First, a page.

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Seismic Studies

Seismic images provide data on the geometry and evolution of deep-water systems at the intermediate to large scale. SPODDS scientists use 3D seismic surveys of modern as well as ancient deep-water systems.
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Seismic Studies

Outcrop Analogs of Sub- surface Deep-water Systems

Much of SPODDS research involves studies of outcropping deep-water systems to develop a better understanding of the processes of sedimentation and the architecture of the resulting deposits.
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Outcrop Analogs

Modern Seafloor Depositional Systems

Many SPODDS studies have focused on modern sea-floor depositional systems, including submarine canyons in the South China Sea and off west Africa and canyon and fan activity in the Continental Borderland of southern California.
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Modern Seafloor Depositional Systems
Seismic Studies
Outcrop Analogs of Sub- surface Deep-water Systems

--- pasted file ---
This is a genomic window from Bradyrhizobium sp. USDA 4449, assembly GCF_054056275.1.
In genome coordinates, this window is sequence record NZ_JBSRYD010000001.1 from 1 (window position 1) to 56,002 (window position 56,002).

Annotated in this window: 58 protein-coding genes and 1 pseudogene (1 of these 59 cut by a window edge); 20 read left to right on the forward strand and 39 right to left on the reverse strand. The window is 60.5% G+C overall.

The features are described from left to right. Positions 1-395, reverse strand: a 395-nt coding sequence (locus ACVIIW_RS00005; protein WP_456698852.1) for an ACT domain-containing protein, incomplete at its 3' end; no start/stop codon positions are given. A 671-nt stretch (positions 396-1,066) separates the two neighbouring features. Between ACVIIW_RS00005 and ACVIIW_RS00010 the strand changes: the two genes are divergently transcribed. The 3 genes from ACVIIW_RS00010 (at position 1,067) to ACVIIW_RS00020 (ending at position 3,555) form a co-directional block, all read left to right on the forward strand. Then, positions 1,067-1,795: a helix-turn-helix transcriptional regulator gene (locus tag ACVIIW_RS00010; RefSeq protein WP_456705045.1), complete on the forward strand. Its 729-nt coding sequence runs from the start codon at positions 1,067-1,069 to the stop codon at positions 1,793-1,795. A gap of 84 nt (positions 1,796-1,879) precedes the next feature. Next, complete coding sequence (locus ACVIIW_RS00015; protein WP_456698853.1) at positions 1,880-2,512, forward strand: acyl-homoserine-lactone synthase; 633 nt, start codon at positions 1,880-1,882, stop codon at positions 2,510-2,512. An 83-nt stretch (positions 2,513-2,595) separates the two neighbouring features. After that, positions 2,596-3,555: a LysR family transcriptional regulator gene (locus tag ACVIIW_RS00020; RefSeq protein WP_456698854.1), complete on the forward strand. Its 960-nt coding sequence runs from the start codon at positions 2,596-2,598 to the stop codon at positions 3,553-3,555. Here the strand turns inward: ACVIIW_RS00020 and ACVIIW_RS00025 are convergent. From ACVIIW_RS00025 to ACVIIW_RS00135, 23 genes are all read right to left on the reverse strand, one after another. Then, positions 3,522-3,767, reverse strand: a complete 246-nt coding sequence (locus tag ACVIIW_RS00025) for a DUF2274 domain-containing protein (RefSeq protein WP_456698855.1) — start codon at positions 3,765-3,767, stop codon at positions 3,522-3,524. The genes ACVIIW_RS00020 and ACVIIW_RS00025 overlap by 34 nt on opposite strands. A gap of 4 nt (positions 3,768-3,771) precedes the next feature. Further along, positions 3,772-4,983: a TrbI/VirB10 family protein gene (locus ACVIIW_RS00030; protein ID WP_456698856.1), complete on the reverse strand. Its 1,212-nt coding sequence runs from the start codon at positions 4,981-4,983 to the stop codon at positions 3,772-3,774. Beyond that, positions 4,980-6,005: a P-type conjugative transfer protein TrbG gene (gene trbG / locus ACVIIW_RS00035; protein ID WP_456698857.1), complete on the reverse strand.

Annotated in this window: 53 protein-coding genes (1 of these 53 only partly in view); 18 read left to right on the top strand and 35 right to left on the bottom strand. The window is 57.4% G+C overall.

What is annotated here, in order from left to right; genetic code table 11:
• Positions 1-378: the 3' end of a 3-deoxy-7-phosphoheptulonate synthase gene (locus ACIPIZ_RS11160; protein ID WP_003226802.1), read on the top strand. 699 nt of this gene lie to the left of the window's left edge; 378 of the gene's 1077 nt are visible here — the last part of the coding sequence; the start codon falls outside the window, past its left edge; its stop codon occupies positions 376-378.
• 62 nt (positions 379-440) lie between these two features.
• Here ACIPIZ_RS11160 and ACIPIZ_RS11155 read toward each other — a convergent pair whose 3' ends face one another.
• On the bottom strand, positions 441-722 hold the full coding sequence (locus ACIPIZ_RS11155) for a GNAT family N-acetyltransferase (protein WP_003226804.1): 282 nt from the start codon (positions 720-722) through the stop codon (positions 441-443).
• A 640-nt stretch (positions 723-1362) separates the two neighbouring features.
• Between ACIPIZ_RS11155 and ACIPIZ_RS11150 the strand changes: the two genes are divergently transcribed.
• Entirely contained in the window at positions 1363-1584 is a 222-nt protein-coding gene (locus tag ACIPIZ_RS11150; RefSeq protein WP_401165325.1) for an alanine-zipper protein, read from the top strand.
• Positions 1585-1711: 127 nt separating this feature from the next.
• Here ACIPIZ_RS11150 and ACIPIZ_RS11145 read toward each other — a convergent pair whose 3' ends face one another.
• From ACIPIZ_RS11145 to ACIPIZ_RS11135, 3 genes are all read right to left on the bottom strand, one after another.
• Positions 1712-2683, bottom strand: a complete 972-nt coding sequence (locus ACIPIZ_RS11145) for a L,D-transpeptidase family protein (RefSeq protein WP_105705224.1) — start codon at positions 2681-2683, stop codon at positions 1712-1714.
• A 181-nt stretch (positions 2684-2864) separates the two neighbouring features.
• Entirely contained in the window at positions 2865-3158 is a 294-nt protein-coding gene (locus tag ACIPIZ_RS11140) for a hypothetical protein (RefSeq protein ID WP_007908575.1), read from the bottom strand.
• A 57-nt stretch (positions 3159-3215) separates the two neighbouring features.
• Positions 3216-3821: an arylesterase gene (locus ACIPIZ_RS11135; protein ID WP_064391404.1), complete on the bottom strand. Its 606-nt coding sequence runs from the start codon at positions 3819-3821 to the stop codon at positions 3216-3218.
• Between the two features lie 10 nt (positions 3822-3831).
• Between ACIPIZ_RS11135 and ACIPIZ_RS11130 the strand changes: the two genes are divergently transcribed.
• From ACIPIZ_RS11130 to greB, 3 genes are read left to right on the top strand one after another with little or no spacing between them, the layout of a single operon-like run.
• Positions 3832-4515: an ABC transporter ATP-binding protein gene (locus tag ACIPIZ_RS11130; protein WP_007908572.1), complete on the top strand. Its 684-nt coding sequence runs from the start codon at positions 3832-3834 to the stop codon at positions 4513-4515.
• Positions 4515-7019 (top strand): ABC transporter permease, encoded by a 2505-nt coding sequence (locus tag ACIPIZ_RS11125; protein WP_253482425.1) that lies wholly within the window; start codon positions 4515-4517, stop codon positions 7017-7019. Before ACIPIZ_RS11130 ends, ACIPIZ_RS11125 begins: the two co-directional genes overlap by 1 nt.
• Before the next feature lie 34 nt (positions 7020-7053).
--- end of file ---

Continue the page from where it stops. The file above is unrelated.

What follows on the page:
Modern Seafloor Depositional Systems

The Stanford Project on Deep-water Depositional Systems (SPODDS) is a research program in the Department of Geological and Environmental Sciences in the School of Earth Sciences. We focus on the ancient and modern deep-water deposits around the world, providing opportunities for students, faculty, and participating companies to collaborate via guided research and exploration.  Our scientific community includes a wide-range of internationally-based affiliate companies and research institutions. In this era of ever dwindling natural resources, we seek greater understanding of deep-water deposits as reservoirs for energy products on the ancient sea floor and modern continental margins. A huge highlight of the program is the annual field trip to one of the world's classic deep-water basins.